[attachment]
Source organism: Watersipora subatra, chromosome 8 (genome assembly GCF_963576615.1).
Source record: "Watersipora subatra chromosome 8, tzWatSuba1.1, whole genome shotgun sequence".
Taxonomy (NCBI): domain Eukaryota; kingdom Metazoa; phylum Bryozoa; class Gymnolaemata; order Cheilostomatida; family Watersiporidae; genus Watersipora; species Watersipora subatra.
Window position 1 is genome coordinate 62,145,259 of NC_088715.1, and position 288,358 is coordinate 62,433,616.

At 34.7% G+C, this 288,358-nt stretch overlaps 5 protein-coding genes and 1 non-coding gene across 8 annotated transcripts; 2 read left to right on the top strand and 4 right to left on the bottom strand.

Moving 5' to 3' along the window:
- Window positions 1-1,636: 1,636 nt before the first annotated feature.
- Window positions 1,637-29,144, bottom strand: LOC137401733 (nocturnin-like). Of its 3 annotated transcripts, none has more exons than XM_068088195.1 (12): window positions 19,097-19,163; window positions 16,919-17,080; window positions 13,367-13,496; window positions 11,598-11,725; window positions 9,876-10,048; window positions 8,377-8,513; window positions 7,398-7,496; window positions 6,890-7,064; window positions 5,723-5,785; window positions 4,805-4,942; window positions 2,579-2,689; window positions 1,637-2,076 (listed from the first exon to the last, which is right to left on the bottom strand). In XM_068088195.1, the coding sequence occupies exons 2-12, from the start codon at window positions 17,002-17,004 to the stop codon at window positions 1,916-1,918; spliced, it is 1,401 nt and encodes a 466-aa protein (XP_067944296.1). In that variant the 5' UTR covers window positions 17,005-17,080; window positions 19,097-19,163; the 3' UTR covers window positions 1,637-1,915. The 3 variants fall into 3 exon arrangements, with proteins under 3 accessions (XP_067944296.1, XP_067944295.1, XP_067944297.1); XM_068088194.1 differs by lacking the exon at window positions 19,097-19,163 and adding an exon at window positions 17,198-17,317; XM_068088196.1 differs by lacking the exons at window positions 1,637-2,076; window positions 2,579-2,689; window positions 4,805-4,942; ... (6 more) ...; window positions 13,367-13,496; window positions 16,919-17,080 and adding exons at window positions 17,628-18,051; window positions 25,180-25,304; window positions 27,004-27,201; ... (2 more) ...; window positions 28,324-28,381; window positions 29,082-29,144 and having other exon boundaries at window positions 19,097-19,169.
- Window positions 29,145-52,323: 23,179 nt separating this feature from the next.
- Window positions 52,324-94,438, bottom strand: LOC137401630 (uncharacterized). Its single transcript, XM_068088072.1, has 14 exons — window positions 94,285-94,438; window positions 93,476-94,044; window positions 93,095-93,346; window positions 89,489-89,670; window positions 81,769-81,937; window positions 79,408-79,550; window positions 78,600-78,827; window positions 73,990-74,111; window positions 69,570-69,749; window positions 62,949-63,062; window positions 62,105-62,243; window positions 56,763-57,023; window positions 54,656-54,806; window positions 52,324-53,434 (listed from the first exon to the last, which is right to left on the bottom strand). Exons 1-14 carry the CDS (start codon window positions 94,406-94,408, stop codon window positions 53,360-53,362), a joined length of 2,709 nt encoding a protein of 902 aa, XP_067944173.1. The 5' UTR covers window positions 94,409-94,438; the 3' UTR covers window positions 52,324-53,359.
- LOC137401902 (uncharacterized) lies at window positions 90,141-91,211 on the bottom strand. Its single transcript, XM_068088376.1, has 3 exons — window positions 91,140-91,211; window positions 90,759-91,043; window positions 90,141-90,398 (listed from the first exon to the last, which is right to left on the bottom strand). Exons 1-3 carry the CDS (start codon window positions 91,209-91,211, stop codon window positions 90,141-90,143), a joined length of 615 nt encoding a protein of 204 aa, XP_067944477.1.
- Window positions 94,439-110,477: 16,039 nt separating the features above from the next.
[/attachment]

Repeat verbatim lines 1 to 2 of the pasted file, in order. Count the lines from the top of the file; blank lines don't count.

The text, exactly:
Source organism: Watersipora subatra, chromosome 8 (genome assembly GCF_963576615.1).
Source record: "Watersipora subatra chromosome 8, tzWatSuba1.1, whole genome shotgun sequence".